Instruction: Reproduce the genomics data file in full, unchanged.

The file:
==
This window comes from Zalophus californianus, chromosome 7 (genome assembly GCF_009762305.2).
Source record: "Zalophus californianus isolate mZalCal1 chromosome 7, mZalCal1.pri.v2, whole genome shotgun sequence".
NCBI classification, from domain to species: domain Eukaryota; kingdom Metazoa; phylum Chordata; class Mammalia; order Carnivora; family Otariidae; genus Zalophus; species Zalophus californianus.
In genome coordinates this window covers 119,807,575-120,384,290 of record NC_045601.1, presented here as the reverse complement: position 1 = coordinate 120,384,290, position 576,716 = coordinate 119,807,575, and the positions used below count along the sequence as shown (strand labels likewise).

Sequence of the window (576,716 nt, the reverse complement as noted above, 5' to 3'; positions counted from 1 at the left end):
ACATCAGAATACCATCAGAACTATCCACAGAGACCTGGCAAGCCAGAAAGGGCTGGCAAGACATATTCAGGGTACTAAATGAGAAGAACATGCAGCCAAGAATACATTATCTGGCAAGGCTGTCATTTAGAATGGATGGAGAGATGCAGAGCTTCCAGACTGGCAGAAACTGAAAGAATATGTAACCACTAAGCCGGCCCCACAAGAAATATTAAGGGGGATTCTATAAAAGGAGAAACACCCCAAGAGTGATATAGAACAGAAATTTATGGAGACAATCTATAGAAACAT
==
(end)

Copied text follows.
This window comes from Zalophus californianus, chromosome 7 (genome assembly GCF_009762305.2).
Source record: "Zalophus californianus isolate mZalCal1 chromosome 7, mZalCal1.pri.v2, whole genome shotgun sequence".
NCBI classification, from domain to species: domain Eukaryota; kingdom Metazoa; phylum Chordata; class Mammalia; order Carnivora; family Otariidae; genus Zalophus; species Zalophus californianus.
In genome coordinates this window covers 119,807,575-120,384,290 of record NC_045601.1, presented here as the reverse complement: position 1 = coordinate 120,384,290, position 576,716 = coordinate 119,807,575, and the positions used below count along the sequence as shown (strand labels likewise).

Sequence of the window (576,716 nt, the reverse complement as noted above, 5' to 3'; positions counted from 1 at the left end):
ACATCAGAATACCATCAGAACTATCCACAGAGACCTGGCAAGCCAGAAAGGGCTGGCAAGACATATTCAGGGTACTAAATGAGAAGAACATGCAGCCAAGAATACATTATCTGGCAAGGCTGTCATTTAGAATGGATGGAGAGATGCAGAGCTTCCAGACTGGCAGAAACTGAAAGAATATGTAACCACTAAGCCGGCCCCACAAGAAATATTAAGGGGGATTCTATAAAAGGAGAAACACCCCAAGAGTGATATAGAACAGAAATTTATGGAGACAATCTATAGAAACAT